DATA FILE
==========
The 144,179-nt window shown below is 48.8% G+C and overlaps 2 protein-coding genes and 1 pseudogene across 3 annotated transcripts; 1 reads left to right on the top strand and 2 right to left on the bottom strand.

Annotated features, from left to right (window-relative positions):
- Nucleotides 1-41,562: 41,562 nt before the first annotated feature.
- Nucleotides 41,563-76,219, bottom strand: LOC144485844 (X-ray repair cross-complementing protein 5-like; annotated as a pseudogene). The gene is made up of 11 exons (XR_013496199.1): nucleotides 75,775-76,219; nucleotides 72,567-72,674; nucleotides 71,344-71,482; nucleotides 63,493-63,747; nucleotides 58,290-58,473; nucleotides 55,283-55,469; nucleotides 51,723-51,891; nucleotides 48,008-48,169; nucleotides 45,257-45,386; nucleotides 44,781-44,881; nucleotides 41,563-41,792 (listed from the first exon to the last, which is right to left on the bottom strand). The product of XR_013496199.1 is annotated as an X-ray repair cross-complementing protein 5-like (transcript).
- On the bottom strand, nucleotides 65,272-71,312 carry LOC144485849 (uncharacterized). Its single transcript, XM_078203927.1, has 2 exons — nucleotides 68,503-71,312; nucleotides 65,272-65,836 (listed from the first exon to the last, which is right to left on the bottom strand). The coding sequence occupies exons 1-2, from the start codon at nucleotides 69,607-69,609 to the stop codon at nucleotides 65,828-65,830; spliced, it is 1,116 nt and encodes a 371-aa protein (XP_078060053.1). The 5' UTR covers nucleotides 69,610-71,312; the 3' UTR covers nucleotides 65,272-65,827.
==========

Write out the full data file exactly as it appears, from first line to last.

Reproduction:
The 144,179-nt window shown below is 48.8% G+C and overlaps 2 protein-coding genes and 1 pseudogene across 3 annotated transcripts; 1 reads left to right on the top strand and 2 right to left on the bottom strand.

Annotated features, from left to right (window-relative positions):
- Nucleotides 1-41,562: 41,562 nt before the first annotated feature.
- Nucleotides 41,563-76,219, bottom strand: LOC144485844 (X-ray repair cross-complementing protein 5-like; annotated as a pseudogene). The gene is made up of 11 exons (XR_013496199.1): nucleotides 75,775-76,219; nucleotides 72,567-72,674; nucleotides 71,344-71,482; nucleotides 63,493-63,747; nucleotides 58,290-58,473; nucleotides 55,283-55,469; nucleotides 51,723-51,891; nucleotides 48,008-48,169; nucleotides 45,257-45,386; nucleotides 44,781-44,881; nucleotides 41,563-41,792 (listed from the first exon to the last, which is right to left on the bottom strand). The product of XR_013496199.1 is annotated as an X-ray repair cross-complementing protein 5-like (transcript).
- On the bottom strand, nucleotides 65,272-71,312 carry LOC144485849 (uncharacterized). Its single transcript, XM_078203927.1, has 2 exons — nucleotides 68,503-71,312; nucleotides 65,272-65,836 (listed from the first exon to the last, which is right to left on the bottom strand). The coding sequence occupies exons 1-2, from the start codon at nucleotides 69,607-69,609 to the stop codon at nucleotides 65,828-65,830; spliced, it is 1,116 nt and encodes a 371-aa protein (XP_078060053.1). The 5' UTR covers nucleotides 69,610-71,312; the 3' UTR covers nucleotides 65,272-65,827.